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Laurent Judge: The Evolution of a Graffiti Artist

“It’s like a nightmare where everything is in slow motion, some lights will appear, then shadows and creature, which could be real but they are abstract.” This is how Parisian painter and graffiti artist, Laurent Judge described his work during our interview for his current untitled exhibition at deciBel lounge.

This is his third exhibition in Saigon, following one at the Fine Art Museum and a private one, ‘Awesome Secrets’ in district 2.

The current collection includes two original canvas paintings and ten laminated prints from reassembled fragments of his previous work, “I wanted to make my art more accessible to the public but at the same time I have only made three copies of each print so they are still unique.” Also for this occasion, he has collaborated with Japanese artist Ayano Otani in experimenting with different creative processes, in particular by exploring how emotions affect their approach to art making, “I can only work at extremes of happiness or sadness but not in the middle. We started to work with acrylic and layers on oil paint, we explored the feeling of darkness and obscurity which allowed us to express ourselves.”

Laurent’s creative output started at an early age, precisely when, at the age of six, he went to see an exhibition about Miro’. It was then that he understood what he wanted to do in his life and he recalls that he started drawing immediately after that.

While in high school he became involved in the underground world of graffiti and street art where he quickly established a collaboration with a group of artists that wanted to break away from the stereotypes often attached to street art “some of them [street artists] make quick pieces just for fun or that follow the repetitive guidelines of graffiti because they are easily likeable, commercial and they please the eye at the first glance. I wasn’t interested in that.”

Marketing and commercialisation of art are still aspects that trouble him about the art world, “I accept different ways of being but in my opinion artists should not make art for sell but rather just art for art”. During our interview we joked about the fact that Saigon might not be the ideal place for his views and in fact, you will not find any other paintings like his in town. The powerful colour, the richness of the details and the multiple stories than can be seen behind each piece, the presence of hidden symbols and finally the predilection of abstracts over figurative representations make his work stand out from the typical exhibitions proposed in town.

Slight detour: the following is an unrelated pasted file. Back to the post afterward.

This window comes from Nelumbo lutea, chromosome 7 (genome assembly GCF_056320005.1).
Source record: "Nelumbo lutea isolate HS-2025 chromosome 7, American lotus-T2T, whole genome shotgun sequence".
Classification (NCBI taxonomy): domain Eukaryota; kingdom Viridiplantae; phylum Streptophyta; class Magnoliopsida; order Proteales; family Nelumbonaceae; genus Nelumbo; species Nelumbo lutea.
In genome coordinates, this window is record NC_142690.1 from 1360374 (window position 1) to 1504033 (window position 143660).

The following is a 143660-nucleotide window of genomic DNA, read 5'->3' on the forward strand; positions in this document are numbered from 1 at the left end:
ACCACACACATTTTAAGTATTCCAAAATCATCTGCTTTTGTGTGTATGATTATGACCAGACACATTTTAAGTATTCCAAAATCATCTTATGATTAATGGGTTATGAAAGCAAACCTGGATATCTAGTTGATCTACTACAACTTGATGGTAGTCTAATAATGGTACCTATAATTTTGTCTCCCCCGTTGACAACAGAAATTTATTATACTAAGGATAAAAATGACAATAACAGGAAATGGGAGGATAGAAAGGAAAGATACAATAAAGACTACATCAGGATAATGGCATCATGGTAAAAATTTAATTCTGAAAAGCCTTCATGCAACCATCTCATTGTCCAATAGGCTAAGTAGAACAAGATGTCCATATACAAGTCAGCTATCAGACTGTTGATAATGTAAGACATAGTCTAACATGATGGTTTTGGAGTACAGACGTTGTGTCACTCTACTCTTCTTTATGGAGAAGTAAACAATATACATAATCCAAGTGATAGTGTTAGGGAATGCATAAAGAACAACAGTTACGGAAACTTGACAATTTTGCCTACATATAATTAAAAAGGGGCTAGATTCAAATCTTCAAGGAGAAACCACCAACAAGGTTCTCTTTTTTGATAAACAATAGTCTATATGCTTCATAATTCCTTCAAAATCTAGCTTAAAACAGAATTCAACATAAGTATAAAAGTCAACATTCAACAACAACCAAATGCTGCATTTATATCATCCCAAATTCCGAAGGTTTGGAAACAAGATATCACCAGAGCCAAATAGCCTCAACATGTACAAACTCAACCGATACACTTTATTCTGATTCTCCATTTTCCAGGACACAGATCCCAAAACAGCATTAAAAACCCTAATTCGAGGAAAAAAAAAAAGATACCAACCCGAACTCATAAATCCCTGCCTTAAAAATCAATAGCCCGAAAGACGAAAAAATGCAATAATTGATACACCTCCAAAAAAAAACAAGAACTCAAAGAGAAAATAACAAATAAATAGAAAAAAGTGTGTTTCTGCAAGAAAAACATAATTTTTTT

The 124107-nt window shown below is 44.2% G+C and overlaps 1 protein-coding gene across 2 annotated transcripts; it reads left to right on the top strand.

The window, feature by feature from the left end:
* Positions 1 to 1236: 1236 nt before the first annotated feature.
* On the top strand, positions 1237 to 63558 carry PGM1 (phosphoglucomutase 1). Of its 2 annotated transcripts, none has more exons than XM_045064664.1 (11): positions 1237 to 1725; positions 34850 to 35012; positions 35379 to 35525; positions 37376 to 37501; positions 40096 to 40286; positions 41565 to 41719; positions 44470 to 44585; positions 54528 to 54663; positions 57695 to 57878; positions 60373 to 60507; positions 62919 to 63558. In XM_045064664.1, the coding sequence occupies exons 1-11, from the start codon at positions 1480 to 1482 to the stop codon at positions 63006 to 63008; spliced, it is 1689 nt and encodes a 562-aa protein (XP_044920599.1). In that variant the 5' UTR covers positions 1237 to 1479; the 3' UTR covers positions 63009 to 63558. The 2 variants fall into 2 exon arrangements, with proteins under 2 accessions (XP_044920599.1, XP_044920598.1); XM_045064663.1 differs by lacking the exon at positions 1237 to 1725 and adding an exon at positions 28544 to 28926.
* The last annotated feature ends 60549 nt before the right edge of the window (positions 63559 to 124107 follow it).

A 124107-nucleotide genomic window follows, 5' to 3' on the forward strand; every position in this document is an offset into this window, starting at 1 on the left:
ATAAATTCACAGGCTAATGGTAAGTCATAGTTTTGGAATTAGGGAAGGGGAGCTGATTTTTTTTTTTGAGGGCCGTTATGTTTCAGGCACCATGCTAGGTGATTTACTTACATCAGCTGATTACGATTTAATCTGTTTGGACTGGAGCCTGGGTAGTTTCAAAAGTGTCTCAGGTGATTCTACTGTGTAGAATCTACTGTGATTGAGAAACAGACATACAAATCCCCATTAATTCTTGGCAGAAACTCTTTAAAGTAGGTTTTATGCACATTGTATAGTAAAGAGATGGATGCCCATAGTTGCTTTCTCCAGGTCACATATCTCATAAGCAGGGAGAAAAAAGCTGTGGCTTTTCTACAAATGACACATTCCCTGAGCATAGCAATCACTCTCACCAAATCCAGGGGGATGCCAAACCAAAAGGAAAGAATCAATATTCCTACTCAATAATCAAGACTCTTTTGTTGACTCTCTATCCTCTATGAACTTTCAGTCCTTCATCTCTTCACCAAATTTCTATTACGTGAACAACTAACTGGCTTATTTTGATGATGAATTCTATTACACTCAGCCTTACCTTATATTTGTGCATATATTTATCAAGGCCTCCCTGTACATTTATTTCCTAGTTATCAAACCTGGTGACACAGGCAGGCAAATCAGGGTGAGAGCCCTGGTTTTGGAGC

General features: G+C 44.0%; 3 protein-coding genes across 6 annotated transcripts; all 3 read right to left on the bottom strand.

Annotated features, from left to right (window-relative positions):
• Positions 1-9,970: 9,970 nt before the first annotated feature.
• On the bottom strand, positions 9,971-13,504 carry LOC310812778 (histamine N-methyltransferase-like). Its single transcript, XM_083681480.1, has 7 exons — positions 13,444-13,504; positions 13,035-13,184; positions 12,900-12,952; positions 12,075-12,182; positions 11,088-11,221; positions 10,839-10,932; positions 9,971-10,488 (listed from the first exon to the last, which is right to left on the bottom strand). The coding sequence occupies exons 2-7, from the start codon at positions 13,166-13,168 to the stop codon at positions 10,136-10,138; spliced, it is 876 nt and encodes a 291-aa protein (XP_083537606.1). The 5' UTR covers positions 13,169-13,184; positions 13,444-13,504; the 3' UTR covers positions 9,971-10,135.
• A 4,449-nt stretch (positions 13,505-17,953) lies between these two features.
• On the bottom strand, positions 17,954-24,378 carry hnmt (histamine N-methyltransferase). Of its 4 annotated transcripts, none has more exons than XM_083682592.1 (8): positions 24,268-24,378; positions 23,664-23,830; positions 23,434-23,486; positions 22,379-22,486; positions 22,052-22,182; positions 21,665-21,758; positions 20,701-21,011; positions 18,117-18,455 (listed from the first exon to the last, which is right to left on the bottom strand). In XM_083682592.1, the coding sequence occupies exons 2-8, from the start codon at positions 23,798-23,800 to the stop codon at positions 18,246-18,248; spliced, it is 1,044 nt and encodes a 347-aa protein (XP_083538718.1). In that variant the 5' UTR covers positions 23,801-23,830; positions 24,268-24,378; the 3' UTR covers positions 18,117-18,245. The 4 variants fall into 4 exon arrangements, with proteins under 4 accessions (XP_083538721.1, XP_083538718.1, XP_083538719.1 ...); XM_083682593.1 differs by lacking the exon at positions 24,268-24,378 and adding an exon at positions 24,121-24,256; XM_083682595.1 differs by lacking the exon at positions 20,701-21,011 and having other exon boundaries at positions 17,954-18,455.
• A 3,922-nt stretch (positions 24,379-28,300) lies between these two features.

Despite still considering himself a graffiti artist, he has been painting for more than ten years “when you make graffiti the process is more immediate while in paintings you can reflect on it and go back the next day and change the work, if you want. Paintings are more intimate, more intellectual because they allow me to deal with the issues slowly.”

In some of his paintings there is still the spirit of the graffiti – paints dripping down, the brightness of the colours and splashes – but without the aesthetic of the graffiti, “my paintings are a bit degraded in a sense that they break the typical codes of perfect illustrations that are often found in street art. When making art, you need to know the foundation, the techniques but then you have to destroy them, mix them up and reinvent them. It is good to learn the processes behind but then I follow my instincts. Spontaneity is a key aspect because for me it equals life.”

Music has been an essential source of inspiration for Laurent, especially during the art making process, he listens to all sorts of music - Tibetan chants, Japanese electro, sacred music and classic – as long as it is good quality music “when I am working the energy of the music recharges me, inspires me. I sometimes follow the rhythm; music can take you to another stage of consciousness”. 

He has exciting projects in store but I am not allowed to reveal them yet, so in the meantime you can view his work at deciBel Lounge and one of his graffiti in an alley just off Le Than Ton Street in dist.1

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